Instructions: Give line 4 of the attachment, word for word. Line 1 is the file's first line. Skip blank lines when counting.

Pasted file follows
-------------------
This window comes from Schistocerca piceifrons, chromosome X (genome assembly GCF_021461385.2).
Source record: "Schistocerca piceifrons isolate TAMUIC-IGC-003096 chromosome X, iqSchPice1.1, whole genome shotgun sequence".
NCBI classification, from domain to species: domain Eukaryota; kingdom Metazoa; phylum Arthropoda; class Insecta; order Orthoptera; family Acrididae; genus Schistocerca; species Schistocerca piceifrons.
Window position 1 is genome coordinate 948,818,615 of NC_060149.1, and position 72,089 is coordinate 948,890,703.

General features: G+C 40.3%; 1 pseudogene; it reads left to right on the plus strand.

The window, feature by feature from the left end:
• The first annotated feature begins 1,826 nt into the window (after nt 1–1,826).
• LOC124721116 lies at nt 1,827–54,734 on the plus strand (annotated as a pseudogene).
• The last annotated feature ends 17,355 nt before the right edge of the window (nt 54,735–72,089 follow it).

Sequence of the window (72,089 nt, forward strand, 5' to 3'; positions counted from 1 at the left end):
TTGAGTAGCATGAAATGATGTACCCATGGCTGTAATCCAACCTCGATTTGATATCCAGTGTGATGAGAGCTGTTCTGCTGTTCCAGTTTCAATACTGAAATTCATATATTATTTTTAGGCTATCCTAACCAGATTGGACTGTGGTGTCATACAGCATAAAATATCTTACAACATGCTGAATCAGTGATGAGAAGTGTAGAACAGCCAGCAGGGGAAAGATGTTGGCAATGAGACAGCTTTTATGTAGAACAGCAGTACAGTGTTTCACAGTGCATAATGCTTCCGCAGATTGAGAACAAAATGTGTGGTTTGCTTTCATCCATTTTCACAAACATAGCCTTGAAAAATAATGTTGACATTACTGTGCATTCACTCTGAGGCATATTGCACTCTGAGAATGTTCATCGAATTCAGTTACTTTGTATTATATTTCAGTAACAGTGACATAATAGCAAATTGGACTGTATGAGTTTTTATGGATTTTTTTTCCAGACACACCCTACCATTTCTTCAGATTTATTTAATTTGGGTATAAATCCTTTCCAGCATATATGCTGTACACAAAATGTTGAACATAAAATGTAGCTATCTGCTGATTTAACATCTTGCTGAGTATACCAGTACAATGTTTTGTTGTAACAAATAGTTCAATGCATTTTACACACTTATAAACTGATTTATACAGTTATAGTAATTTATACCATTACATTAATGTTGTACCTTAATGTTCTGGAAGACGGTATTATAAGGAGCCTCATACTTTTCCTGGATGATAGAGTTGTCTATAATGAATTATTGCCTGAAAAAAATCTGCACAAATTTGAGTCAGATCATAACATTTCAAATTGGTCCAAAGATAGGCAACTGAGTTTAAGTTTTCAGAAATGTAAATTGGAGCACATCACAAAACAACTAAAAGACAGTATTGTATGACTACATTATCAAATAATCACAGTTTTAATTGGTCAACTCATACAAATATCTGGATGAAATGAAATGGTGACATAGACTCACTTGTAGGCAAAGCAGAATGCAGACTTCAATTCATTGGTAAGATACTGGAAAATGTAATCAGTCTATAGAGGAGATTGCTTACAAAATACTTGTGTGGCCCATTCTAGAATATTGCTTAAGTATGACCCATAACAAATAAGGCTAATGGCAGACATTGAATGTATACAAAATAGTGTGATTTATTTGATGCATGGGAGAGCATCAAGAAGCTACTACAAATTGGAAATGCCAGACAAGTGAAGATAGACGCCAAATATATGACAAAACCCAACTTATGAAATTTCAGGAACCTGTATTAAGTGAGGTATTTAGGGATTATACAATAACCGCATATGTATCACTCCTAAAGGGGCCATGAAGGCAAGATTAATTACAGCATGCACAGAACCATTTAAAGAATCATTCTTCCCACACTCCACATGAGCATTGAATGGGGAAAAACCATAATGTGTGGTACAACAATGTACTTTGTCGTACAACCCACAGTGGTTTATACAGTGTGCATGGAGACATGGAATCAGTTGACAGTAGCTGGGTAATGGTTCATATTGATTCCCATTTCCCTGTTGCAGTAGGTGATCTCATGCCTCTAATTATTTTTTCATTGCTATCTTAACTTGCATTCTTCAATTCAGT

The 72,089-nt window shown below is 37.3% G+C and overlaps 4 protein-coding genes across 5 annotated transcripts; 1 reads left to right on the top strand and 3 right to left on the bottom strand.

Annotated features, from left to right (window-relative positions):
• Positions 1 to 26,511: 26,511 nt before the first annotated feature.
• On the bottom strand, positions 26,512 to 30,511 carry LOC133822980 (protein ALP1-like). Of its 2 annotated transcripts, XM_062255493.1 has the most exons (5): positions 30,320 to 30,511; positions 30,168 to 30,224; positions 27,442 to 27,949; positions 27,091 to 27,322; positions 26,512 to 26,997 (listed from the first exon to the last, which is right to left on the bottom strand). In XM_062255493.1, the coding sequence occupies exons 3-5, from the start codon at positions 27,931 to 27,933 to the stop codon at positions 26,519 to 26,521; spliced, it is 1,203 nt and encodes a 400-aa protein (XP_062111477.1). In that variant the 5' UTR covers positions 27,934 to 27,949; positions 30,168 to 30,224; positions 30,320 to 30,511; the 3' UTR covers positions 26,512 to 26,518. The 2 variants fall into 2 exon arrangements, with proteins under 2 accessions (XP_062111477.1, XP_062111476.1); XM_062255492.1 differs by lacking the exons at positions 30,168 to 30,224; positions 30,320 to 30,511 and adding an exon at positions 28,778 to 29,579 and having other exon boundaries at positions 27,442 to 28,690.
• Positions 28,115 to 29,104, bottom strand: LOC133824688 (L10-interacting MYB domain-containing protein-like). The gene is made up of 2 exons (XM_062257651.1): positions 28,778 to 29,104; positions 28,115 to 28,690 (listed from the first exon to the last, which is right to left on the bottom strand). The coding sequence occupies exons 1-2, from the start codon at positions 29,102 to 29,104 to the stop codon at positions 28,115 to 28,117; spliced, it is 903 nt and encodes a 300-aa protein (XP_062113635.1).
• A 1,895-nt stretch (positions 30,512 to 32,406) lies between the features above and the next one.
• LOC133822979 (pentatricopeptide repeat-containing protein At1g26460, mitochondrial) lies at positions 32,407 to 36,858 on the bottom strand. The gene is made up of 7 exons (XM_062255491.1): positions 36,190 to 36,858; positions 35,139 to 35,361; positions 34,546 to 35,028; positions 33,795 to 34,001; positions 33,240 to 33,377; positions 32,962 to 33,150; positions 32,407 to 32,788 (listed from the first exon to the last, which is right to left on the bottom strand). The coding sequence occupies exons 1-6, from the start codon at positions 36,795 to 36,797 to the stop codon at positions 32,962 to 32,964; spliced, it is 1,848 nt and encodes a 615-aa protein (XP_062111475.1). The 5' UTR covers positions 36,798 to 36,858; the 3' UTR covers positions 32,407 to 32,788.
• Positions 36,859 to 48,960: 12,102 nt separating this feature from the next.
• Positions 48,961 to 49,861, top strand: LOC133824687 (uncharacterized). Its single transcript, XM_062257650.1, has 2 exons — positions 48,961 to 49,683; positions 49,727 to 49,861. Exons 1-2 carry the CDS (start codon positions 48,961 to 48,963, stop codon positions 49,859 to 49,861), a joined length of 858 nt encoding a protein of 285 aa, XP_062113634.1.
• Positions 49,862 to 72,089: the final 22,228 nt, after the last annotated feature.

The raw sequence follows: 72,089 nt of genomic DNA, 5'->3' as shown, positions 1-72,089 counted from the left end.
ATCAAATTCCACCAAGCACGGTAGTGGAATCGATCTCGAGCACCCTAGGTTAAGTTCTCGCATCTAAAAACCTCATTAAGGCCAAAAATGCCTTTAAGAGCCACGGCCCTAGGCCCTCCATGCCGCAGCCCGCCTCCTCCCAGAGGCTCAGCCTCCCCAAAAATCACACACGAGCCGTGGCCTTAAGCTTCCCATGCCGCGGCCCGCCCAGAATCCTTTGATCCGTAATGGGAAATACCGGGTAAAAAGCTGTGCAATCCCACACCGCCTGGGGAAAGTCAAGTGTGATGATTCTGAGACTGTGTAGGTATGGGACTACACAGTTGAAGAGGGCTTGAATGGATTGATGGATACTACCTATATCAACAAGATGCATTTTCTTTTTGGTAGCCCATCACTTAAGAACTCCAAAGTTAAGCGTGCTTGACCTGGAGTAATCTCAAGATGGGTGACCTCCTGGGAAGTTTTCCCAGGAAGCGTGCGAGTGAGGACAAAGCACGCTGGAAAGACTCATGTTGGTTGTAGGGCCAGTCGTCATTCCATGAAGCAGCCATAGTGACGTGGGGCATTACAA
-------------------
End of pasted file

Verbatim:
Window position 1 is genome coordinate 948,818,615 of NC_060149.1, and position 72,089 is coordinate 948,890,703.